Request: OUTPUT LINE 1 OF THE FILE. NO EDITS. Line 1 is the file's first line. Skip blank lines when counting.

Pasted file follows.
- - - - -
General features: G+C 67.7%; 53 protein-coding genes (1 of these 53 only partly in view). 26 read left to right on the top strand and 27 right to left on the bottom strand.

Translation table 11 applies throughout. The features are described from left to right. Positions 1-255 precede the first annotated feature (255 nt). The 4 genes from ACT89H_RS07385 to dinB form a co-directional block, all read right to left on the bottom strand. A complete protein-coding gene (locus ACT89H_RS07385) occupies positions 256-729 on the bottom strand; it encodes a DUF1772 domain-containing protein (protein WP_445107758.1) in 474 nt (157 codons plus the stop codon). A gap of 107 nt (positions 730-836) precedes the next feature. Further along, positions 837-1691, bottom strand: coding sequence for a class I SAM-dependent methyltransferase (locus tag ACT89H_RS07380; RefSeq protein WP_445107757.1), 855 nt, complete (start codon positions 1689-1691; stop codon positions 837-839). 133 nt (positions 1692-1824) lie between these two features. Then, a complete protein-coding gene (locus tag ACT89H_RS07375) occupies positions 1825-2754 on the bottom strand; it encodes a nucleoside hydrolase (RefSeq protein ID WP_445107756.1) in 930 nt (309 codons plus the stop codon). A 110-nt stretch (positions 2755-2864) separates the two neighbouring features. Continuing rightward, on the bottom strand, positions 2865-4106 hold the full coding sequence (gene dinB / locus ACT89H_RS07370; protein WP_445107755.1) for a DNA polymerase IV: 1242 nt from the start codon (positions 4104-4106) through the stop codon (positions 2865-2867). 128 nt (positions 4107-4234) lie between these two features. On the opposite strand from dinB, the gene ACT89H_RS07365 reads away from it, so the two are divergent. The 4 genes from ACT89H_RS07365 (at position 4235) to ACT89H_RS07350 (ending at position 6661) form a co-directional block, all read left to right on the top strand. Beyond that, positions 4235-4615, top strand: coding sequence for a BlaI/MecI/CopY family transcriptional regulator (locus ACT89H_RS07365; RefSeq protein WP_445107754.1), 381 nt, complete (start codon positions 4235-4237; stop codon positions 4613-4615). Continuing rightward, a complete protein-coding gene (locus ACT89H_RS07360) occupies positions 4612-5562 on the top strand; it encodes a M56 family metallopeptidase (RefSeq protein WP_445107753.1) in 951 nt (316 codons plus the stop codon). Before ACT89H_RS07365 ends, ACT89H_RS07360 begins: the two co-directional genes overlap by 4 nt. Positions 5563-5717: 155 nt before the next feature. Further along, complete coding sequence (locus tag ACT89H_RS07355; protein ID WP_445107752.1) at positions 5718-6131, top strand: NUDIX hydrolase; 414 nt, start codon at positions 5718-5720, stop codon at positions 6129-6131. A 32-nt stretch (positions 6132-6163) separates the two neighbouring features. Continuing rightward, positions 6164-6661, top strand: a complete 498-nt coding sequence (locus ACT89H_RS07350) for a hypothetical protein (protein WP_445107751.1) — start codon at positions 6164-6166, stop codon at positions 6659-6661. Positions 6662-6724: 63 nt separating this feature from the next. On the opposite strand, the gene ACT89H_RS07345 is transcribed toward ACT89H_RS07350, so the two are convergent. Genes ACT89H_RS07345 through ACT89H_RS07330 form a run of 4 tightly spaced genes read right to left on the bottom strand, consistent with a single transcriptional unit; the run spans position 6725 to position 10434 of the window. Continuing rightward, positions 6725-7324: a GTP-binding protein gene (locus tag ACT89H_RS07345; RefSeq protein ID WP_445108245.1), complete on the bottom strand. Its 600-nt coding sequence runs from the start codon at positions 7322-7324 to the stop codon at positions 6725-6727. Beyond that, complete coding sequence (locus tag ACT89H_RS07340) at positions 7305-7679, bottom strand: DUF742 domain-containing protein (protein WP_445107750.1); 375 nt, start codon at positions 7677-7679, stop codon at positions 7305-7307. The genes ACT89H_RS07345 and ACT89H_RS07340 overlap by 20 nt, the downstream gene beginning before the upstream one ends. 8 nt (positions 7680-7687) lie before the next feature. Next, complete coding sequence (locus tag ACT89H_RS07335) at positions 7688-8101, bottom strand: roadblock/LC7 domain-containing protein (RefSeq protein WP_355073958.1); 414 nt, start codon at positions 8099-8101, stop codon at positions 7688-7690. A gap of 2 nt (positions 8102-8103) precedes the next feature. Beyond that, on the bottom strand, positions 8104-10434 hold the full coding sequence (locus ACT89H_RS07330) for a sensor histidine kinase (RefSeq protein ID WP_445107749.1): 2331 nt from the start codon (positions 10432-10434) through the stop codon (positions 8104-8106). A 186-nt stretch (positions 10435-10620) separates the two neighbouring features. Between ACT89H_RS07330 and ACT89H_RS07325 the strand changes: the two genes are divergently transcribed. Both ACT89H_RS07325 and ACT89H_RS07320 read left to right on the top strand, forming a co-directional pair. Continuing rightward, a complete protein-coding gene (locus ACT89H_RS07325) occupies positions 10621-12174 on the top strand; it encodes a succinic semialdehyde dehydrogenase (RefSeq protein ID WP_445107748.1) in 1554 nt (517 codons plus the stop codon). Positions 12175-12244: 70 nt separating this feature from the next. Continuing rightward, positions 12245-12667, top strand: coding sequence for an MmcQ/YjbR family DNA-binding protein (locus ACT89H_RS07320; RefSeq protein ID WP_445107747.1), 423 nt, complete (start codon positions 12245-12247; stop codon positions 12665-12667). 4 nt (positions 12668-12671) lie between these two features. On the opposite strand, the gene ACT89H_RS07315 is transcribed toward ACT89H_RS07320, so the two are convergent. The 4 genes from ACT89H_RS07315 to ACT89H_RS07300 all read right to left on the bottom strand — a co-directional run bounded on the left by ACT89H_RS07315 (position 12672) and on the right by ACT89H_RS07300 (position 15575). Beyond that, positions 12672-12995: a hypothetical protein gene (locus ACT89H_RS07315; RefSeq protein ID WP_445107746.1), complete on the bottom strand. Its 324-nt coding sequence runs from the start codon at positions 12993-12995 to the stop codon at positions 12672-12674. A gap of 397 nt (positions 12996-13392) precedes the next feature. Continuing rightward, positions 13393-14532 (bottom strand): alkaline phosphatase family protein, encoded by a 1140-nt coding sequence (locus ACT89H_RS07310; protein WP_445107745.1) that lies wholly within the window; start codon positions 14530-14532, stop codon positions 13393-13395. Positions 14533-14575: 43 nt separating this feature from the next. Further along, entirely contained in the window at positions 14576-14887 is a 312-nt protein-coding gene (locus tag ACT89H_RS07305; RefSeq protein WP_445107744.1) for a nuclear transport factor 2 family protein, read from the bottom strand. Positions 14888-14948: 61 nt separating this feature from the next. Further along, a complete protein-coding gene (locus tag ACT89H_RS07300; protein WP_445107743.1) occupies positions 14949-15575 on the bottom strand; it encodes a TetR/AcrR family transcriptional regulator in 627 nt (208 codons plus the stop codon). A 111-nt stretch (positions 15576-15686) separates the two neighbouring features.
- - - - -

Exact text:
General features: G+C 67.7%; 53 protein-coding genes (1 of these 53 only partly in view). 26 read left to right on the top strand and 27 right to left on the bottom strand.